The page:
7. Apple Cider Vinegar
Apple cider vinegar has been a contraversial “health food” but it does help your body create HCL (hydrochloric acid), a stomach acid that aids in digesting fats, carbs, and protein. It can help with weight loss and help to relieve acid reflux because of all the beneficial probiotics and amino acids apple cider vinegar comes with.
Yogurt is made by fermenting any type of milk (dairy or plant-based) with a culture and letting it ferment for several days. It provides protein and calcium, and enhances healthy gut bacteria to help keep your digestive and immune systems functioning well. When deciding on what kind of yogurt to buy, choose a brand with live active cultures or better yet, make your own at home.
Related: Make Your Own Vegan Coconut Yogurt
Kombucha is a fermented tea drink. It can be based on either green tea or black tea. Kombucha starts out as a sugary sweet tea. It is then fermented with the help of a SCOBY which stands for symbiotic culture of bacteria and yeast. The end product is a fermented drink full of live bacteria and yeast.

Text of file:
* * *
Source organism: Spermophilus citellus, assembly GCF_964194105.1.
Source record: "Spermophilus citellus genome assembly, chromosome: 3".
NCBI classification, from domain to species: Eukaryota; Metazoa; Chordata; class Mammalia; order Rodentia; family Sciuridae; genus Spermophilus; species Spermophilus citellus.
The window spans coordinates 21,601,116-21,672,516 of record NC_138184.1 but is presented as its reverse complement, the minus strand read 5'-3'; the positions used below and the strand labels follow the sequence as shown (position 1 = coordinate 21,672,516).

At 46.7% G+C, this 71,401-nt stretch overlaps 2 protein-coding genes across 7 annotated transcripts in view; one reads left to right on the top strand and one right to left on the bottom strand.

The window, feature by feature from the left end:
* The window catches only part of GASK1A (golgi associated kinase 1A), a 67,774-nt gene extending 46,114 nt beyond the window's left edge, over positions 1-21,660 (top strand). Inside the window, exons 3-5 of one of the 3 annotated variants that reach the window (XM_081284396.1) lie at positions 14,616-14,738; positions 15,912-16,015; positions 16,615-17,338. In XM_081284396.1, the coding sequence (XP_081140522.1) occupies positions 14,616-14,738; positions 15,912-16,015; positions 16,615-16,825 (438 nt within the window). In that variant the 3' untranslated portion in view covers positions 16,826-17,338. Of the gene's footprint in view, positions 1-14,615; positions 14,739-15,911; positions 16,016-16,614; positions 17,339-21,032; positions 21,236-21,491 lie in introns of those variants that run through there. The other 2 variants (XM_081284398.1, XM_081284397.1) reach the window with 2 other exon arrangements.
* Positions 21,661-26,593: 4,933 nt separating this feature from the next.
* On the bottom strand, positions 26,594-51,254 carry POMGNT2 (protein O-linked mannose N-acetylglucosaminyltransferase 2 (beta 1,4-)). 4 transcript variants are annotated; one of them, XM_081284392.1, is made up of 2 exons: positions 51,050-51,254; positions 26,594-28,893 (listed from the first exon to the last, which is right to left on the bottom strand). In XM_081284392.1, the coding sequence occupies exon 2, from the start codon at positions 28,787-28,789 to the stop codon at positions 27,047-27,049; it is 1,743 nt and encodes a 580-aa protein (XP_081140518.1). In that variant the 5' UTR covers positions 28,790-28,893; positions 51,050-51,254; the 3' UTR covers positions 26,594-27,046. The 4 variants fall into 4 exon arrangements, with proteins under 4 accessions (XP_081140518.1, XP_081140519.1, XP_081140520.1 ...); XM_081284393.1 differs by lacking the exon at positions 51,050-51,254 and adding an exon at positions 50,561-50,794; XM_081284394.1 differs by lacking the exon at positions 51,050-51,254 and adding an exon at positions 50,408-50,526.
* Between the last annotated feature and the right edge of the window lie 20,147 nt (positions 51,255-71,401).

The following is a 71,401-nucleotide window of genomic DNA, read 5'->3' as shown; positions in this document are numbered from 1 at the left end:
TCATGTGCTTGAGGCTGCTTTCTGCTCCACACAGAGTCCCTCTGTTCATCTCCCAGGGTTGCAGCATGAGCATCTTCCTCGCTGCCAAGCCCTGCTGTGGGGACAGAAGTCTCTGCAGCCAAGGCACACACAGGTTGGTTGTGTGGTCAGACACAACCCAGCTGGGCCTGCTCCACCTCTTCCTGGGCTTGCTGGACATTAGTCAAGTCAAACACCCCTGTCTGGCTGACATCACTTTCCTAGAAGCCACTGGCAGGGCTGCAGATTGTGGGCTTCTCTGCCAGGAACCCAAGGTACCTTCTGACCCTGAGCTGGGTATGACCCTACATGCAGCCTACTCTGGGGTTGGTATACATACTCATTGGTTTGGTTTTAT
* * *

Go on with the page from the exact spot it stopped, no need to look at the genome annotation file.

Kimchi is a Korean dish made of fermented cabbage. You mix cabbage with flavorings like garlic and ginger and leave it to ferment. Kimchi’s digestive benefits come from the lactic acid bacteria Lactobacillus kimchii as well as other types of lactic acid bacteria.
Like kimchi, sauerkraut is a type of fermented cabbage dish. Sauerkraut tends to ferment for longer than kimchi and is less crunchy. It’s a traditional dish and is popular in many countries in the world, especially in Europe. Its probiotic properties come from lactic acid bacteria, but it’s also rich in fiber, vitamin C, K, and B.